A meet up with moms normally includes discussions on bowel movements, sleeping and eating habits, vaginas that have never quite ‘bounced’ back into shape and a libido that’s become a libidon’t.
But if you’re a mom of a toddler chances are conversations have begun in earnest about which skool is kool for your kid. Organised parents have put their kid’s name down at several schools before they were born. Let me clarify now that I’m not that parent. Emma’s three and I (we) haven’t even decided which schools we want to put her name down at.
I’m the product of a ‘traditional’ school. You were super duper smart if you could do maths and science, and not so much if you couldn’t. I couldn’t. At the school I attended you were ‘in’ if you did sports and belonged to the debate team. I didn’t so I didn’t. You also fitted in if you fitted in. If you didn’t you were labelled a freak, misfit, outcast or delinquent (and that was by the teachers).
So the dilemma we face with Emma is what kind of school is going to bring out the best in her? Do we go the ‘traditional’ route where academics and sports = success or do we go with the more ‘touchy feely’ (meant in the most positive way) types like a Montessori or a Waldorf. We want Emma to feel she can be herself and if academics isn’t her strong point then we don’t want her to feel as though she’s failed or that she’s not good enough. We also don’t want to put her in an environment where her ‘smarts’ has her running rings around the teachers and she ends up getting away with murder.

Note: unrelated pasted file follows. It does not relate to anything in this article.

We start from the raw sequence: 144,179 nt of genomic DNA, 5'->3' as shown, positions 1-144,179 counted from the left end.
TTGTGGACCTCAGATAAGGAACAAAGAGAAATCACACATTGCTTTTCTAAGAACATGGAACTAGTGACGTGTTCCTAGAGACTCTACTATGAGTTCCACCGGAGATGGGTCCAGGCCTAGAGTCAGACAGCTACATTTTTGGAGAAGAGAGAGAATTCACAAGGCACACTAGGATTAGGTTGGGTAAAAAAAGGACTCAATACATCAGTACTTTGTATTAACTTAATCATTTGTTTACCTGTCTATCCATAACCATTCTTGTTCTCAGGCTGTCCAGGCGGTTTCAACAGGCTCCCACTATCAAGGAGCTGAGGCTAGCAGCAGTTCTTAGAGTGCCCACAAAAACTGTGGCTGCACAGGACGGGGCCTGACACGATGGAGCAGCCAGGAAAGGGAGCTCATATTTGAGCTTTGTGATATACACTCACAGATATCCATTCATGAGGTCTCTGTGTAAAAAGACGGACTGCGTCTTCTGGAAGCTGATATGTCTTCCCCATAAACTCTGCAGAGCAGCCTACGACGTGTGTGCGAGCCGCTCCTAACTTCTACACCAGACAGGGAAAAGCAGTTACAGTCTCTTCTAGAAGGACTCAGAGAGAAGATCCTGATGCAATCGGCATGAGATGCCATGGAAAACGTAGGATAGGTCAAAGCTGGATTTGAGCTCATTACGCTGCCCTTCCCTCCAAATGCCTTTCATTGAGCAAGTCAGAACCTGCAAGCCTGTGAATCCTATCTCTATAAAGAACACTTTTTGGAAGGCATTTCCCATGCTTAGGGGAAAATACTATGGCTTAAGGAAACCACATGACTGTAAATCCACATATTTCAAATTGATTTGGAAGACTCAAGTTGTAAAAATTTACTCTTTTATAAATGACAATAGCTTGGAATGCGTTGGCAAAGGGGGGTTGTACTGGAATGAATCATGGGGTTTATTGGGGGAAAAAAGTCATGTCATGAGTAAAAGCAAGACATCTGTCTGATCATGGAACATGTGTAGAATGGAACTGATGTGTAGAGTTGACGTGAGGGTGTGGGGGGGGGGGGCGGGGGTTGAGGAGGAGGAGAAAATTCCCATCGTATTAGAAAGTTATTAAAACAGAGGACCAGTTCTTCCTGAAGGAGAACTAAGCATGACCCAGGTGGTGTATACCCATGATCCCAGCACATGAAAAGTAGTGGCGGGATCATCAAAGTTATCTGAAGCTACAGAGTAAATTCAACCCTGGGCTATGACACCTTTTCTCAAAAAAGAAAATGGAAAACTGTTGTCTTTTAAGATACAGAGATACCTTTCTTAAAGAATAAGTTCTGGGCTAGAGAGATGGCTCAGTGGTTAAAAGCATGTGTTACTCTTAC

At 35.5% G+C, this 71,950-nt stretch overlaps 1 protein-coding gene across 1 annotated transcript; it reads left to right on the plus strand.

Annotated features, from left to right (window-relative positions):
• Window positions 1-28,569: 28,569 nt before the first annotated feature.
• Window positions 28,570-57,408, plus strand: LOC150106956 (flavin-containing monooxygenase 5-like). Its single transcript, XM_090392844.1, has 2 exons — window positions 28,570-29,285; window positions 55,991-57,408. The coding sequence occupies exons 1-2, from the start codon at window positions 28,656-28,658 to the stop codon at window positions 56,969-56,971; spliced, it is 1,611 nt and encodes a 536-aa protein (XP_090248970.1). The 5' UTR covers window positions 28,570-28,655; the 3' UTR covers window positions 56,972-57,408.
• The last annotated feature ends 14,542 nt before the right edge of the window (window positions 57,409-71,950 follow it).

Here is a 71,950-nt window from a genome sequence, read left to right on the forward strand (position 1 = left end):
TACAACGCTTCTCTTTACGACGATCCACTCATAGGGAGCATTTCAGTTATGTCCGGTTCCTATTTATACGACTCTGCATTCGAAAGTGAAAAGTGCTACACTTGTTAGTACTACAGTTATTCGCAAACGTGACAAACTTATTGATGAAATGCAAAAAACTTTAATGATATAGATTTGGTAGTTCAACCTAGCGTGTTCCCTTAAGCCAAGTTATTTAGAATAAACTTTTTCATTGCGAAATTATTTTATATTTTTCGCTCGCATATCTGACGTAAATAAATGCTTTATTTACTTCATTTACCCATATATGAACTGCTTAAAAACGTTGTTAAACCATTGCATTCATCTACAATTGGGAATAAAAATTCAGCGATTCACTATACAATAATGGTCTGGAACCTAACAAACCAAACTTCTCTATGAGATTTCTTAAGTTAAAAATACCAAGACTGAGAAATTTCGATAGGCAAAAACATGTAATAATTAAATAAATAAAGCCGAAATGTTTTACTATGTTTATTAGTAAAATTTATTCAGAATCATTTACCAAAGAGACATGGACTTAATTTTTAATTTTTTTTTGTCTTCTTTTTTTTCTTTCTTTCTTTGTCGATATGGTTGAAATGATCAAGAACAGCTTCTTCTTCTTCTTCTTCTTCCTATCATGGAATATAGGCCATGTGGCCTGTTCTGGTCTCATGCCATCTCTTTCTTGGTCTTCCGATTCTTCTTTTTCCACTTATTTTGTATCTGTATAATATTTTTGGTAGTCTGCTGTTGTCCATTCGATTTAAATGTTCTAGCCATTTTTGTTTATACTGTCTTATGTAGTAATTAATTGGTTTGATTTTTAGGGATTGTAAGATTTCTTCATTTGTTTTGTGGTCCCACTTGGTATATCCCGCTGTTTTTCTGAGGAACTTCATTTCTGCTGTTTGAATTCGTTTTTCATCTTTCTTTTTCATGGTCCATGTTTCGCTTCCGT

I hated school. I was labelled as ‘dense’ and ‘the most likely to be pregnant at 17 with no future prospects at all’. I didn’t fit in with the Maths teacher’s style of teaching so I was seen as the problem. Not her. Grades 8 and 9 saw me at a co-ed school, which I hated. The rest of my high school years was spent at an all girls school, which I loved. But I know that that’s not everyone’s cuppa tea.
So where does Emma go? The less traditional route where school uniforms are considered ‘stifling’ and discipline even more so or a place that values “yes sir, no sir, three bags full sir’. We love the idea of a Montessori primary school but I worry whether Emma will fit in at a more traditional high school later on. What if the school we send her to concentrates on academics and Emma’s more of an ‘entrepreneur’ (read ‘dropout’).
Costs are also factor but I suppose plans can be made. A private school in our area is trying to get the black quotient up and are offering bursaries to learners of colour. There is no way in hell we could afford the fees so I thought I’d chat to them about a scholarship for Emma. According to them we don’t fit the ‘previously disadvantaged profile’ so I suggested I send my bank statement through and they can see that I’m Currently Disadvantaged. I also don’t want Emma and Ben to be surrounded by the very wealthy. I don’t want them losing sight of what’s important in life and thinking that the world is luxury cars and TV’s in every room. I also don’t want to be keeping up with Joneses, Sitholes or Cohens.
So here I am, after a chat with Tanya over at Dear Max still as confused as ever as to which skool is kool for Emma and Ben.
How are you choosing the skool that’s kool for you?